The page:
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Proceedings Paper

Methanosarcina acetivorans 16S rRNA and transcription factor nucleotide fluctuation with implications in exobiology and pathology
Author(s): Todd Holden; G. Tremberger; E. Cheung; R. Subramaniam; R. Sullivan; P. Schneider; A. Flamholz; P. Marchese; O. Hiciano; H. Yao; D. Lieberman; T. Cheung
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Paper Abstract

Cultures of the methane-producing archaea Methanosarcina, have recently been isolated from Alaskan sediments. It has been proposed that methanogens are strong candidates for exobiological life in extreme conditions. The spatial environmental gradients, such as those associated with the polygons on Mars' surface, could have been produced by past methanogenesis activity. The 16S rRNA gene has been used routinely to classify phenotypes. Using the fractal dimension of nucleotide fluctuation, a comparative study of the 16S rRNA nucleotide fluctuation in Methanosarcina acetivorans C2A, Deinococcus radiodurans, and E. coli was conducted. The results suggest that Methanosarcina acetivorans has the lowest fractal dimension, consistent with its ancestral position in evolution. Variation in fluctuation complexity was also detected in the transcription factors. The transcription factor B (TFB) was found to have a higher fractal dimension as compared to transcription factor E (TFE), consistent with the fact that a single TFB in Methanosarcina acetivorans can code three different TATA box proteins. The average nucleotide pair-wise free energy of the DNA repair genes was found to be highest for Methanosarcina acetivorans, suggesting a relatively weak bonding, which is consistent with its low prevalence in pathology. Multitasking capacity comparison of type-I and type-II topoisomerases has been shown to correlate with fractal dimension using the methicillin-resistant strain MRSA 252. The analysis suggests that gene adaptation in a changing chemical environment can be measured in terms of bioinformatics. Given that the radiation resistant Deinococcus radiodurans is a strong candidate for an extraterrestrial origin and that the cold temperature Psychrobacter cryohalolentis K5 can function in Siberian permafrost, the fractal dimension comparison in this study suggests that a chemical resistant methanogen could exist in extremely cold conditions (such as that which existed on early Mars) where demands on gene activity are low. In addition, the comparative study of the Methanococcoides burtonii cold shock domain sequence has provided further support for the correlation between multitasking capacity and fractal dimension.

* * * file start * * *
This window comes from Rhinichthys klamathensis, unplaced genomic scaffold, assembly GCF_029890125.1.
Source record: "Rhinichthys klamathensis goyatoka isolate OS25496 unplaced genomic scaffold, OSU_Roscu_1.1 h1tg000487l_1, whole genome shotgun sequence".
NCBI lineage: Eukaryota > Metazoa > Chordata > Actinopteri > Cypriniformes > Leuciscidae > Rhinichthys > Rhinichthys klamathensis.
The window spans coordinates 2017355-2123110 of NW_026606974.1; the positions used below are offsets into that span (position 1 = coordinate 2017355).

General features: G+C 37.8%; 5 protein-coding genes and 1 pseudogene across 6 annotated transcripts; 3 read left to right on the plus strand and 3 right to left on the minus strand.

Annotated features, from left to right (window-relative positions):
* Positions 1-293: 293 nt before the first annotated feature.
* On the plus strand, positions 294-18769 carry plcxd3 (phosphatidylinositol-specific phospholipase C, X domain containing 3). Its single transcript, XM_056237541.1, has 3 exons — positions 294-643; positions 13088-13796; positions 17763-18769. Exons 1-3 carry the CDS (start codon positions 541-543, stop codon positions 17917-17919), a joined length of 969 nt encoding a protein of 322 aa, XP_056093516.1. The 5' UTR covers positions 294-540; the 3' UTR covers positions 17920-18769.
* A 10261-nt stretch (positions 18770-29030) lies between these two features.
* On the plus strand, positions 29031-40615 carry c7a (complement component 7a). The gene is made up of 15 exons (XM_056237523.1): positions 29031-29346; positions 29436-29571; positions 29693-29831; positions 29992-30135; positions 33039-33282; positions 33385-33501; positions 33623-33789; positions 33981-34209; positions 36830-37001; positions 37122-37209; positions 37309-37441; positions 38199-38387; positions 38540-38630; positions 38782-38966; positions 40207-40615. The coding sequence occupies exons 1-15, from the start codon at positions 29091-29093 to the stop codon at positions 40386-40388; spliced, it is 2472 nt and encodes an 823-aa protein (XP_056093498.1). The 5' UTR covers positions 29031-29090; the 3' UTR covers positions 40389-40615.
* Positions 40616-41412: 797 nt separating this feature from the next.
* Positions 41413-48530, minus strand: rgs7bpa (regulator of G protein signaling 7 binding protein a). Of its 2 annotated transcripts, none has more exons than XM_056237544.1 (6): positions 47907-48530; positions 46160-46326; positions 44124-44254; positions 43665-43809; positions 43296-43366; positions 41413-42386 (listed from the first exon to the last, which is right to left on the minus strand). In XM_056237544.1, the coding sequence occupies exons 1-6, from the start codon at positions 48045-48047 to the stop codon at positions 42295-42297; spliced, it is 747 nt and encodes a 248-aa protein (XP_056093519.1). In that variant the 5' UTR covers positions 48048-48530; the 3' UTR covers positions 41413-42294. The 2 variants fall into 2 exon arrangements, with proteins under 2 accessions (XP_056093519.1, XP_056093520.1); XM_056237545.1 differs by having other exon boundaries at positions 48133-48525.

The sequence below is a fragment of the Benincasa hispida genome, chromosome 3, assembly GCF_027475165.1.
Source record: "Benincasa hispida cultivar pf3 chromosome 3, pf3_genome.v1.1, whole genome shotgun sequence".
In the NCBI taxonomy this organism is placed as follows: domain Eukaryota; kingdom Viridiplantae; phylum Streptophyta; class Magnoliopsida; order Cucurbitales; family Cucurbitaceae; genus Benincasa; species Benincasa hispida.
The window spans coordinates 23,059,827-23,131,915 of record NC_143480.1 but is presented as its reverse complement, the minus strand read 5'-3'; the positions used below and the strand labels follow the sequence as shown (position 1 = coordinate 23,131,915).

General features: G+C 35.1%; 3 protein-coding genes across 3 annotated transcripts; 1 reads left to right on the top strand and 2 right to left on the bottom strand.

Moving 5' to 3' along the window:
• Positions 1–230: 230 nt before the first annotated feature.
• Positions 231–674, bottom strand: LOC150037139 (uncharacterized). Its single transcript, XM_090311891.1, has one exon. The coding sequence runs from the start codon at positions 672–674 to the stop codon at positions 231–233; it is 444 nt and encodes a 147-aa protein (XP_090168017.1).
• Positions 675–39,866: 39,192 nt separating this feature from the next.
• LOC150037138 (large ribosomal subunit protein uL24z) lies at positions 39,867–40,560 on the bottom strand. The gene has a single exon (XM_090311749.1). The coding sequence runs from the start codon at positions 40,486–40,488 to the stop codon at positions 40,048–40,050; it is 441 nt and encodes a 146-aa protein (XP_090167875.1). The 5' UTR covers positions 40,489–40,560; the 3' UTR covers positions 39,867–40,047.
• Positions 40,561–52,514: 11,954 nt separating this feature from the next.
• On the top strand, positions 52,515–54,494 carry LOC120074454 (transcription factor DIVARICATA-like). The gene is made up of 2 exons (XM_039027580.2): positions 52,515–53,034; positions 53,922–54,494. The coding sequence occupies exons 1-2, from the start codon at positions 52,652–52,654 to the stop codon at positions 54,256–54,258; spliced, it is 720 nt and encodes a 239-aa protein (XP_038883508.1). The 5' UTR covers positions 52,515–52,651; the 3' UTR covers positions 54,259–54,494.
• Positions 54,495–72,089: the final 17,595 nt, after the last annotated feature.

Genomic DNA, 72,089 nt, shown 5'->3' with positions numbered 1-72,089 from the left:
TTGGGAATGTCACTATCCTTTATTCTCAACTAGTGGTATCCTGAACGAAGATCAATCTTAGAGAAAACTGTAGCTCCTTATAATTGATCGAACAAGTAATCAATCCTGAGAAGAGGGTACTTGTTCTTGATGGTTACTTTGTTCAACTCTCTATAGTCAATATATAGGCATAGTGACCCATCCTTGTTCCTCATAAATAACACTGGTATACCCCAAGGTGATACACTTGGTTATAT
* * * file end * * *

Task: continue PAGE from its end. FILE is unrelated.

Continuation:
Paper Details

Date Published: 28 August 2008
PDF: 11 pages
Proc. SPIE 7097, Instruments, Methods, and Missions for Astrobiology XI, 70970V (28 August 2008); doi: 10.1117/12.794398
Show Author Affiliations
Todd Holden, CUNY Queensborough Community College (United States)
G. Tremberger, CUNY Queensborough Community College (United States)
E. Cheung, CUNY Queensborough Community College (United States)
R. Subramaniam, CUNY Queensborough Community College (United States)
R. Sullivan, CUNY Queensborough Community College (United States)
P. Schneider, CUNY Queensborough Community College (United States)
A. Flamholz, CUNY Queensborough Community College (United States)
P. Marchese, CUNY Queensborough Community College (United States)
O. Hiciano, CUNY Queensborough Community College (United States)
H. Yao, CUNY Queensborough Community College (United States)
D. Lieberman, CUNY Queensborough Community College (United States)
T. Cheung, CUNY Queensborough Community College (United States)


Published in SPIE Proceedings Vol. 7097:
Instruments, Methods, and Missions for Astrobiology XI
Richard B. Hoover; Gilbert Victor Levin; Alexei Yu. Rozanov; Paul C.W. Davies, Editor(s)

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